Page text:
as part of tuning & performance testing while still in staging
* If you are experiencing any issues logging in, please reach out to
the team on IRC channel #fedora-aaa
* The work tracker for this project can be found here
https://github.com/orgs/fedora-infra/projects/6
* And please report any issues you find in the repo
https://github.com/fedora-infra/noggin

Team Info Background:

The Community Platform Engineering group, or CPE for short, is the Red
Hat team combining IT and release engineering from Fedora and CentOS.
Our goal is to keep core servers and services running and maintained,
build releases, and other strategic tasks that need more dedicated
time than volunteers can give.

See our wiki page here for more
information: https://docs.fedoraproject.org/en-US/cpe/

As always, feedback is welcome, and we will continue to look at ways
to improve the delivery and readability of this weekly report.

Have a great week!

Aoife

Source: https://hackmd.io/8iV7PilARSG68Tqv8CzKOQ?view

Kategóriák: Informatika

CentOS Blog: CentOS Community Newsletter, February 2021 (#2102)

2021, február 9 - 03:07

Dear CentOS Community,

This month's newsletter is running a little late, because I wanted to include the report from our annual FOSDEM CentOS Dojo, which was held last Thursday and Friday.

CentOS Dojo at FOSDEM

We had 216 registrations, with 164 (75.9%) of registrants actually showing up. The average attendee spent 475 minutes at the event.

Over the two days of the event, we had 8 presentations, all of which are now available on YouTube, if you missed any of them.

We started the day with a round-table discussion with the board of directors. This started slowly, but developed into a useful Q&A with the community, covering everything from CentOS Stream (of course) to the new SIGs, to deep-dives into specific technical issues. We then had presentations about various SIGs (Cloud, Hyperscale) and various use cases around the community.

Overall, we were pleased with the turnout and the interactions, especially in the "hallway" track. We are considering doing more of these events - at least quarterly during the remainder of the pandemic, and then hopefully continue them in the future, for those who remain unable or unwilling to travel to in-person events.

We would love to hear from you about what content you'd like to see at future events, or, better yet, if you want to present about what you're working on.

Upcoming events

In just under 2 weeks, DevConf.cz will be happening (February 18th - 20th). This event is usually held right before, or right after, FOSDEM, in nearby Brno. This year, it's online, with content scheduled so as to be convenient for attendees in Europe time zones.

As every year, there's a  lot of deep technical content covering a wide range of topics. We want to specifically draw attention to two presentations:

On Friday at 14:45 (CET), Davide Cavalca will be talking about the use of CentOS Stream at Facebook. And then at 17:30, Tomas Tomecek, Brian Stinson, and Carl George will be talking about Consuming CentOS Stream.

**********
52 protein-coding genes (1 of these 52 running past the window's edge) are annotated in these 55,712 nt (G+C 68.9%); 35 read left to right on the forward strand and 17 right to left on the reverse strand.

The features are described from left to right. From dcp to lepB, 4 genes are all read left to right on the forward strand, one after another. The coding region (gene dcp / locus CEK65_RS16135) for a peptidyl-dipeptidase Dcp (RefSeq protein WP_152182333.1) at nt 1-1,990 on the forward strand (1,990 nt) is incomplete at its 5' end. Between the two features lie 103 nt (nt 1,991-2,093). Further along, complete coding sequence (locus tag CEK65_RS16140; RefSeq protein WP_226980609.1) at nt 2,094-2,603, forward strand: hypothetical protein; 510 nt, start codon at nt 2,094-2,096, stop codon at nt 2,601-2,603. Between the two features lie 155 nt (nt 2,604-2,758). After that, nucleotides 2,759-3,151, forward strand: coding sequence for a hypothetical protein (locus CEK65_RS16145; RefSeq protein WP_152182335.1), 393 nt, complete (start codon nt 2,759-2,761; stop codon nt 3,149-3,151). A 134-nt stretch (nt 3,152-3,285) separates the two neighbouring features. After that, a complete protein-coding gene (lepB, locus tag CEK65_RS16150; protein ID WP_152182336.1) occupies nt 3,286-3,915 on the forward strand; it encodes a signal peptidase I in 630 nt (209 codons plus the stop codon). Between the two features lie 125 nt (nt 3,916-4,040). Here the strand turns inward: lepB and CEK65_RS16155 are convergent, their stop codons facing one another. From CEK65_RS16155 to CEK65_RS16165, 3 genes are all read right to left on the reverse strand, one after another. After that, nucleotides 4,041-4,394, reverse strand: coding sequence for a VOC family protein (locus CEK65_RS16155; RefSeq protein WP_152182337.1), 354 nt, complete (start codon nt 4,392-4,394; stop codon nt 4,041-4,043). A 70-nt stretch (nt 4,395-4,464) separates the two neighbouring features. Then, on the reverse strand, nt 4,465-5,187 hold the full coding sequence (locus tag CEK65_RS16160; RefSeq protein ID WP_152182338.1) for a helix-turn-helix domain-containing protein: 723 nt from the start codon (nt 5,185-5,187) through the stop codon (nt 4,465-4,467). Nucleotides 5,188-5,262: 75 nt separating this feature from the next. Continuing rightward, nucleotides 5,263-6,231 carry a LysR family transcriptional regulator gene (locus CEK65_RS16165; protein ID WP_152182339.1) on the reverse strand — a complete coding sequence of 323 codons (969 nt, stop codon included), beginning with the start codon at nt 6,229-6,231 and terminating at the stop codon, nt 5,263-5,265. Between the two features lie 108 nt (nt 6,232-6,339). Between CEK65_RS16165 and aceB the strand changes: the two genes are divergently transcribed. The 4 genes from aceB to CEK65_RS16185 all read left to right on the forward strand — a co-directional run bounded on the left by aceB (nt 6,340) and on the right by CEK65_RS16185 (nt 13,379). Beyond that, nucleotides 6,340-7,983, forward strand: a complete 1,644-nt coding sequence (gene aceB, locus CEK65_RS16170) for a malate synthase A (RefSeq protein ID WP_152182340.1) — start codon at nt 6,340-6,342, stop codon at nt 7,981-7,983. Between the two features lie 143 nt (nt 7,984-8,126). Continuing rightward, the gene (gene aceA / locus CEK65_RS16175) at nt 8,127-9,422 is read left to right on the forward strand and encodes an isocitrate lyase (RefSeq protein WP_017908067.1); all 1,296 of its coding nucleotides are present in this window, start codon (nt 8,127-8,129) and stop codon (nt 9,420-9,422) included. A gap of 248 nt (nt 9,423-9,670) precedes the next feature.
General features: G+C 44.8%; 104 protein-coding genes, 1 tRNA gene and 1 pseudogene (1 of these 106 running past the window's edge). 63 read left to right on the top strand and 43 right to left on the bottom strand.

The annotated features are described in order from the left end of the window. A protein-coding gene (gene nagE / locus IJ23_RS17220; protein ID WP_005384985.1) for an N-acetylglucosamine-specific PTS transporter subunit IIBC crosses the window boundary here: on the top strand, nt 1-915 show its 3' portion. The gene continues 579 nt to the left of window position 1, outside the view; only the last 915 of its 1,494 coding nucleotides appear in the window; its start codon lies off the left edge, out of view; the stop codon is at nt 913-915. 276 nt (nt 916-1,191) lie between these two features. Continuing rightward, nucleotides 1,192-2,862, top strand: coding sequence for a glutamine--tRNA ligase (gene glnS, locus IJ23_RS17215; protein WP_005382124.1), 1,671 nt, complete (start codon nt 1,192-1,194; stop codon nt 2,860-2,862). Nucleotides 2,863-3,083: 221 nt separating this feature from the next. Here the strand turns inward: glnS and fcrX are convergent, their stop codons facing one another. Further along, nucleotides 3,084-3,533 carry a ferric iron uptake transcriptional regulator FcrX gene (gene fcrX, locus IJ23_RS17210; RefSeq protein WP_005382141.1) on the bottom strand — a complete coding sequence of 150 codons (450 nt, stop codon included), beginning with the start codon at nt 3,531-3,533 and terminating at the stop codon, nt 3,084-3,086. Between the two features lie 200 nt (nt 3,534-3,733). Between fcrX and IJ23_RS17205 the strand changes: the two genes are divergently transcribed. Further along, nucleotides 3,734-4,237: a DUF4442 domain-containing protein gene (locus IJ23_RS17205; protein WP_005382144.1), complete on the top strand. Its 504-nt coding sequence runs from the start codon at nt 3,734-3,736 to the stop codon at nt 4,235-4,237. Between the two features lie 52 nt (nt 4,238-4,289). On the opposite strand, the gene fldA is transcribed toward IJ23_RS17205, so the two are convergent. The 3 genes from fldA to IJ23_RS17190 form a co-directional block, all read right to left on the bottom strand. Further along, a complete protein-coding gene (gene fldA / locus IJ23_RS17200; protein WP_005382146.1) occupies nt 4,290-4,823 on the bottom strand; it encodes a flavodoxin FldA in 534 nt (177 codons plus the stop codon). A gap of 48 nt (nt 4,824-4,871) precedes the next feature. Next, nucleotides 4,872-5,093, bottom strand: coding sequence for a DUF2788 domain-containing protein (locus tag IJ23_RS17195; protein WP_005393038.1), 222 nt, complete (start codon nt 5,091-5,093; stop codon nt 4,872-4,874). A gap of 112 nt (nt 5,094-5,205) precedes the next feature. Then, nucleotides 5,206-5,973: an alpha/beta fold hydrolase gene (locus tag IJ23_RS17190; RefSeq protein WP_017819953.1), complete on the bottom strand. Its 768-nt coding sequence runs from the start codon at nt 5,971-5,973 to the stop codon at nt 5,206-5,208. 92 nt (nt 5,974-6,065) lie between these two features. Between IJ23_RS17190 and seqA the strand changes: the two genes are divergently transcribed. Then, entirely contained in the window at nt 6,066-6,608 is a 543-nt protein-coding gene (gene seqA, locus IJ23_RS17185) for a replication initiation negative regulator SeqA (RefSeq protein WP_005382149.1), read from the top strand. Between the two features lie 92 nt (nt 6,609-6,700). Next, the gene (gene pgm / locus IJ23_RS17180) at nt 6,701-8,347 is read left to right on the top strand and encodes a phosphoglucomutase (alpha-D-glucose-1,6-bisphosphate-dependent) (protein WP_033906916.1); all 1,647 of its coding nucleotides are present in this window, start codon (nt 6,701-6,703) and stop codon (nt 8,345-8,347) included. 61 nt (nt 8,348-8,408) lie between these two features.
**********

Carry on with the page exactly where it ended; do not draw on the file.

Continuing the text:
Details and (Free!) registration are available at https://devconf.cz/.

SIG Reports

Special Interest Groups (SIGs) are one important place where the community can get involved in making CentOS more useful. This month we hear from several of our SIGs about what they've been doing for the past quarter.

Active SIGs hold regular meetings, where you can find out what's happening, and where you can get involved.

Hyperscale SIG

Although not scheduled to report this month, the Hyperscale SIG presented at last week's Dojo about what they have planned, and what they have done so far. You can watch the full presentation on YouTube, and read more about the SIG here.

* Alt Arch

Cloud SIG Purpose

Packaging and maintaining different FOSS based Private cloud infrastructure applications that one can install and run natively on CentOS.

https://wiki.centos.org/SpecialInterestGroup/Cloud

Membership Update

We have reached out to all current and pending members of the SiG to confirm their continued interest as we revitalize the SiG. Once the membership lists are updated we will be holding nominations and elections for chair and co-chair.

We are always looking for new members, especially representation from other cloud technologies and we’ve reached out to Shaken Fist to see if they would like to join though they are currently Ubuntu only.

Releases and Packages RDO

Nov 16 Victoria release: https://blogs.rdoproject.org/2020/11/rdo-victoria-released. Interesting features in the Victoria release include:
Source tarballs are being validated using the upstream GPG signature, to ensure the integrity of the packaged source code..

Openvswitch/OVN are not shipped as part of RDO. Instead RDO relies on builds from the CentOS NFV SIG.
The full release notes are at https://releases.openstack.org/victoria/highlights.html

Health and Activity

The Cloud SIG has been very active in regards to creating and publishing builds though it has not held a meeting over the past months. Efforts are being made to revitalize the SiG by re-establishing meetings and grow both the membership and projects involved. At this time, the SiG is only OpenStack.